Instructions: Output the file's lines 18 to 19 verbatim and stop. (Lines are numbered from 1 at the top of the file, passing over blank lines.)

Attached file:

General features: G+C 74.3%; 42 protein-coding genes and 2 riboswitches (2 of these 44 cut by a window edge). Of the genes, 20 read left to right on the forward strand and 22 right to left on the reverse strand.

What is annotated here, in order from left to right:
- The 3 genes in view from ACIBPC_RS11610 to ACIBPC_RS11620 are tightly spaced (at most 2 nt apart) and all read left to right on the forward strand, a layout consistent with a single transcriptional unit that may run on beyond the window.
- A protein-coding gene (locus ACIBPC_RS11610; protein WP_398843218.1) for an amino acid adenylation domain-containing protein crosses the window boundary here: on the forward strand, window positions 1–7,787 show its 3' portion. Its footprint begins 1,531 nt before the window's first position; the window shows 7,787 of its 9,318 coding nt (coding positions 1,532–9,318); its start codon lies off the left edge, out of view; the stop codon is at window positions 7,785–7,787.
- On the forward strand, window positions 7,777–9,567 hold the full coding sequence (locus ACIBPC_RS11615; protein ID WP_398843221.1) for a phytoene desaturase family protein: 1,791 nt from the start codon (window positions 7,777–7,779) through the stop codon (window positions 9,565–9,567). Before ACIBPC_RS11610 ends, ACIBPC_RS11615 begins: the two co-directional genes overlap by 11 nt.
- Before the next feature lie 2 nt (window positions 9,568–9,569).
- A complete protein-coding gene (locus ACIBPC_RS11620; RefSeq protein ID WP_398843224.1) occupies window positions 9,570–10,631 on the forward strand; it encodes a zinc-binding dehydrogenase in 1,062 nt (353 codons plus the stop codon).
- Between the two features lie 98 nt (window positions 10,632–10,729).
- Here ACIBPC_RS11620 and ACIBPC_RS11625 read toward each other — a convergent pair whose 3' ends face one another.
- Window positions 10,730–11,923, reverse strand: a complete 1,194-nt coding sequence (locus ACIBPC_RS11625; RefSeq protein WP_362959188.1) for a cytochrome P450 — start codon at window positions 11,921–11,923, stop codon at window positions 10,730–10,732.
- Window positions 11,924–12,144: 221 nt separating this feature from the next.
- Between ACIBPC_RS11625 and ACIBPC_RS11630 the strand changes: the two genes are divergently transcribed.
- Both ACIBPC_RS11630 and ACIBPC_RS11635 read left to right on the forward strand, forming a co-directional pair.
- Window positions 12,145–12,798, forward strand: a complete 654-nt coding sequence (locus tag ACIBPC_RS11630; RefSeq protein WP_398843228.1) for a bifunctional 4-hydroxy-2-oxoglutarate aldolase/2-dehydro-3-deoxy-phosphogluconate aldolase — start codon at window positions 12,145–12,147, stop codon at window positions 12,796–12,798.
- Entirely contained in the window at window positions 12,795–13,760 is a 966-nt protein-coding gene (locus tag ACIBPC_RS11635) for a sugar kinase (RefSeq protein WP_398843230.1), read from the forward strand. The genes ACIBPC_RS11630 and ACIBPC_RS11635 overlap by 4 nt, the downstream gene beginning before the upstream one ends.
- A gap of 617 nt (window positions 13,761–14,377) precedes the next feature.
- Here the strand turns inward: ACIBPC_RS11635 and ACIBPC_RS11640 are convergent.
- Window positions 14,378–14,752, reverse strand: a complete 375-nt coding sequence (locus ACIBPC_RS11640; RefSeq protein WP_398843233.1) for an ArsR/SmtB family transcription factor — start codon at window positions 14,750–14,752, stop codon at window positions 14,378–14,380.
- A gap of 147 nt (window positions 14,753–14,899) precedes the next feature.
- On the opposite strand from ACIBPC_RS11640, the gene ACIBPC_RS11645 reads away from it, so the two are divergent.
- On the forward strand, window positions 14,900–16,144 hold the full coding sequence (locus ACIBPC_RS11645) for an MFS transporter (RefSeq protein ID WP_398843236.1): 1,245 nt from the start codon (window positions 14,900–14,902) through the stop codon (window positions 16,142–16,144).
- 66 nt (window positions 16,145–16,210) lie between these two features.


- Window positions 14,378–14,752, reverse strand: a complete 375-nt coding sequence (locus ACIBPC_RS11640; RefSeq protein WP_398843233.1) for an ArsR/SmtB family transcription factor — start codon at window positions 14,750–14,752, stop codon at window positions 14,378–14,380.
- A gap of 147 nt (window positions 14,753–14,899) precedes the next feature.